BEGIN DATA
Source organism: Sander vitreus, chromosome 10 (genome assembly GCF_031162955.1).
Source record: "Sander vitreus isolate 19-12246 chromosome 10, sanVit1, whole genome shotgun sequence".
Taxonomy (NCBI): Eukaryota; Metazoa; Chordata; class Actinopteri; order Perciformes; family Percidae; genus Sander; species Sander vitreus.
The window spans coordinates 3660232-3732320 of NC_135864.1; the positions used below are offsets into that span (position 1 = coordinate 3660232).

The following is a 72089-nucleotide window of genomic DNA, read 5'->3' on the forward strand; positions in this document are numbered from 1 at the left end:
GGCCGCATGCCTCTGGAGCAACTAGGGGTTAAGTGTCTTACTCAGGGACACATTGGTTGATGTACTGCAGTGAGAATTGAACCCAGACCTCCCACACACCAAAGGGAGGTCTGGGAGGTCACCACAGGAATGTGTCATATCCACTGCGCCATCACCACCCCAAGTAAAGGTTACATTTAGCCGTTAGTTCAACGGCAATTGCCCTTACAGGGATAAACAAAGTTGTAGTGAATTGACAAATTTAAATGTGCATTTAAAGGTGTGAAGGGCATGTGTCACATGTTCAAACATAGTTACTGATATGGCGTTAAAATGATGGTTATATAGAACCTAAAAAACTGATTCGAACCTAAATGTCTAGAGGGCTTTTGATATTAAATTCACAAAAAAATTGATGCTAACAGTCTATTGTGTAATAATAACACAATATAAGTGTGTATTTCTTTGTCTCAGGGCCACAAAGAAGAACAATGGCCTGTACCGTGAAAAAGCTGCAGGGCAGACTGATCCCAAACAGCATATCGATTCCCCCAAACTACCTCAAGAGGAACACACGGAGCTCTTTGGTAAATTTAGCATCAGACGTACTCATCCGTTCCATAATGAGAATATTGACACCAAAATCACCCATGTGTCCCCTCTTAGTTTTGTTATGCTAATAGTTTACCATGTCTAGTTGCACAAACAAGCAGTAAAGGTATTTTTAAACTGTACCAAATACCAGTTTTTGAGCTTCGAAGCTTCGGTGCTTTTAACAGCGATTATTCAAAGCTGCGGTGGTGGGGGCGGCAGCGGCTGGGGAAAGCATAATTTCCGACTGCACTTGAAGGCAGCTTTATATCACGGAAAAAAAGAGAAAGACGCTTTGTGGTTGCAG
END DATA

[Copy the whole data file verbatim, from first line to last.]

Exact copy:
Source organism: Sander vitreus, chromosome 10 (genome assembly GCF_031162955.1).
Source record: "Sander vitreus isolate 19-12246 chromosome 10, sanVit1, whole genome shotgun sequence".
Taxonomy (NCBI): Eukaryota; Metazoa; Chordata; class Actinopteri; order Perciformes; family Percidae; genus Sander; species Sander vitreus.
The window spans coordinates 3660232-3732320 of NC_135864.1; the positions used below are offsets into that span (position 1 = coordinate 3660232).

The following is a 72089-nucleotide window of genomic DNA, read 5'->3' on the forward strand; positions in this document are numbered from 1 at the left end:
GGCCGCATGCCTCTGGAGCAACTAGGGGTTAAGTGTCTTACTCAGGGACACATTGGTTGATGTACTGCAGTGAGAATTGAACCCAGACCTCCCACACACCAAAGGGAGGTCTGGGAGGTCACCACAGGAATGTGTCATATCCACTGCGCCATCACCACCCCAAGTAAAGGTTACATTTAGCCGTTAGTTCAACGGCAATTGCCCTTACAGGGATAAACAAAGTTGTAGTGAATTGACAAATTTAAATGTGCATTTAAAGGTGTGAAGGGCATGTGTCACATGTTCAAACATAGTTACTGATATGGCGTTAAAATGATGGTTATATAGAACCTAAAAAACTGATTCGAACCTAAATGTCTAGAGGGCTTTTGATATTAAATTCACAAAAAAATTGATGCTAACAGTCTATTGTGTAATAATAACACAATATAAGTGTGTATTTCTTTGTCTCAGGGCCACAAAGAAGAACAATGGCCTGTACCGTGAAAAAGCTGCAGGGCAGACTGATCCCAAACAGCATATCGATTCCCCCAAACTACCTCAAGAGGAACACACGGAGCTCTTTGGTAAATTTAGCATCAGACGTACTCATCCGTTCCATAATGAGAATATTGACACCAAAATCACCCATGTGTCCCCTCTTAGTTTTGTTATGCTAATAGTTTACCATGTCTAGTTGCACAAACAAGCAGTAAAGGTATTTTTAAACTGTACCAAATACCAGTTTTTGAGCTTCGAAGCTTCGGTGCTTTTAACAGCGATTATTCAAAGCTGCGGTGGTGGGGGCGGCAGCGGCTGGGGAAAGCATAATTTCCGACTGCACTTGAAGGCAGCTTTATATCACGGAAAAAAAGAGAAAGACGCTTTGTGGTTGCAG